[INDOLOGY] transliteration of proper nouns

Dipak Bhattacharya dipak.d2004 at gmail.com
Sat Feb 28 11:37:18 UTC 2015

28.2 15

Dear Professor Tull,

I have no strict guidance to offer but can cite from my ‘Introductory note’
to a volume comprising a collection of papers in 2001.

“The absence of strict uniformity in the use of diacritical marks in the
transliteration of Bengali words in the Bibliography requires explanation.
The Sanskrit spelling of Bengali *tatsama *words could not always be
reflected in their Roman transliterarion in the Bibliography as, for
example, there are established conventions for the names of periodicals
like Basumati where Vasumatī would have been unacceptable” (*Tarividyam*:
Subarnarekha, Kolkata: x )

The unwritten guideline is that established conventions should be adhered
to.  When there is no established convention the semivowels, irrespective
of whether they are pronounced as plosives or not, are written as
semi-vowels. Our faculty of humanities is called Vidya Bhavan without the
addition diacritics, so is the southern-most bridge in Calcutta called
Vidyasagar Setu. Youngsters also write vishan for bhishan but that is not
approved in learned circles and regarded as unsophisticated. The retroflex
ṣ is transcribed sh, the palatal ś as plain s, ṇ is n, c is ch, and so on.
Aberrations are numerous. यामिनी राय (যামিনী রায়) is written Jamini Roy. So
goes Jatindra Mohan; also Jodhpur (in Hindi).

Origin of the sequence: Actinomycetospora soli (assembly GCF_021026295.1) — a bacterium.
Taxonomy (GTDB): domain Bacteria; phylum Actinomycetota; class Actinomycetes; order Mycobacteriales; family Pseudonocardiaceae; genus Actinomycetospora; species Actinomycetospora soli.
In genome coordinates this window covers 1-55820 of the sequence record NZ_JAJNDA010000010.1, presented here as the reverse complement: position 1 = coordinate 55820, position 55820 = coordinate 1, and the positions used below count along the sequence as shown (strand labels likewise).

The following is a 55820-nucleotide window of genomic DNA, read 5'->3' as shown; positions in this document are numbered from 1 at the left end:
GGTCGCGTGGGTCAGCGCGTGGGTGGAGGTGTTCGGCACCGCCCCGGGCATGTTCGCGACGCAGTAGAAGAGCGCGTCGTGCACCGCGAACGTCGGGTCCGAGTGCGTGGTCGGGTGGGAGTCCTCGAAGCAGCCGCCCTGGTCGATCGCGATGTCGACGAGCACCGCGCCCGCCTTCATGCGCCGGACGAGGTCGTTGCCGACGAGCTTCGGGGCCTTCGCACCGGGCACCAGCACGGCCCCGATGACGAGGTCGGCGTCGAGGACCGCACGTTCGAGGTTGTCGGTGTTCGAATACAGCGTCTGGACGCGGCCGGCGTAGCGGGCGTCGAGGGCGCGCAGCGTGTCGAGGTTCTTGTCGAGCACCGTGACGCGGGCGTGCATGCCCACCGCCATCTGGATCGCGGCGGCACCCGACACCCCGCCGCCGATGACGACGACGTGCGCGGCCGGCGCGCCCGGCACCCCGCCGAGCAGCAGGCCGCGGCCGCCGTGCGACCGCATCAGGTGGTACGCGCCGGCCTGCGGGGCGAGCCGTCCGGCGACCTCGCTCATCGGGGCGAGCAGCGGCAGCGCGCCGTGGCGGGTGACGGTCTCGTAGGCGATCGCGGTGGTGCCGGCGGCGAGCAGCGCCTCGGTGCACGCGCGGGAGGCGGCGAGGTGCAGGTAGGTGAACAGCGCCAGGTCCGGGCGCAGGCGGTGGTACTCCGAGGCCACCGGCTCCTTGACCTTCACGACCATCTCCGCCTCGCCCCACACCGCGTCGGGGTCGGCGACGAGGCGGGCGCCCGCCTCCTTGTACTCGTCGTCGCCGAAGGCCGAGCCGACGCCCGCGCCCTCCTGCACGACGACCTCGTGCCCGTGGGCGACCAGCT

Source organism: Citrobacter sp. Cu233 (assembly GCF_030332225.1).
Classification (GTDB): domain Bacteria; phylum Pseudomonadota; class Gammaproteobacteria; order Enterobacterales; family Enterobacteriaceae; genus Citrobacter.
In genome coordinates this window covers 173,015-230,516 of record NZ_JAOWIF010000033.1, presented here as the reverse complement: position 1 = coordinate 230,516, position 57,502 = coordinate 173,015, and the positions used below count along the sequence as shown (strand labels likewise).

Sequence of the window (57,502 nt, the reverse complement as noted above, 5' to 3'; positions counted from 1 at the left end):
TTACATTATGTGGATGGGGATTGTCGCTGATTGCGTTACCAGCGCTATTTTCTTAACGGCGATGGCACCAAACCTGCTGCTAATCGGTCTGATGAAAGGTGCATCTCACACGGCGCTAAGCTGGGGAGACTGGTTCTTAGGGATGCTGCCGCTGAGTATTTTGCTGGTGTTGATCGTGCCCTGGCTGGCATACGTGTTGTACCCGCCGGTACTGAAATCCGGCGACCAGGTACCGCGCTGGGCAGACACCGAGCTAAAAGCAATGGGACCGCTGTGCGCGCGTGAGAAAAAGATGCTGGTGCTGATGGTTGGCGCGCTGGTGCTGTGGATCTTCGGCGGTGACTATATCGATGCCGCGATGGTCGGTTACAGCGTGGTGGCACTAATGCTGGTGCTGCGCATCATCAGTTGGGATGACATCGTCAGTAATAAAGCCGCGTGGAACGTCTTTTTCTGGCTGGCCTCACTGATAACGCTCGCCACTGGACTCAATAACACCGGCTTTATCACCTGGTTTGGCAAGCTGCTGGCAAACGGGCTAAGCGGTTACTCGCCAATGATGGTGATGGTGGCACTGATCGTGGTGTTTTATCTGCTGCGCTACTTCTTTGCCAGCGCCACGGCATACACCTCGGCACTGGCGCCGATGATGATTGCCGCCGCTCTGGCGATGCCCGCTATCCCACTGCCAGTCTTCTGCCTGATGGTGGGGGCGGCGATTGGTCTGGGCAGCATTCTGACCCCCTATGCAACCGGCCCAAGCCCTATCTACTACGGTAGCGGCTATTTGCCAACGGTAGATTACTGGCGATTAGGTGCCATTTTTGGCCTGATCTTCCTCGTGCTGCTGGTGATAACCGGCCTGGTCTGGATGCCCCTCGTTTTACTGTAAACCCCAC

In the thirties, forties and fifties Sunitikumar Chatterji, Durgamohan
Bhattacharyya, Rajsekhar Basu and other intellectuals had been employed by
the Government to standardize the spellings and transliterations. But the
nonchalant, lackadaisical Bengali intellectuals deemed it below dignity to
abide by norms.

Net outcome -- Go as you like stating the method!


Dipak Bhattacharya

On Sat, Feb 28, 2015 at 6:21 AM, Herman Tull <hermantull at gmail.com> wrote:

> I am engaged in a project that will draw on a few proper nouns from
> nineteenth century India, many of which are Bengali. Is there a
> transliteration standard used in modern published works for older Indic
> proper nouns, particularly those that exist in print in "unusual" forms?
> In other words, does one follow the "old" Bengali spellings, or revise them
> to follow Sanskritized versions?
> Thus, e.g., Keshub Chandra Sen, or, Keshub Chunder Sen?
> Also, are diacriticals used for proper nouns? Vivekananda, or, Vivekānanda?
> And, again, are diacriticals used for organizations? Arya Samaj or Ārya
> Samāj
> For all other Sanskrit elements, the project does use diacriticals
> (e.g., Purāṇa)
> Any guidance is appreciated!
> Herman
> --
> *Herman TullPrinceton, NJ *
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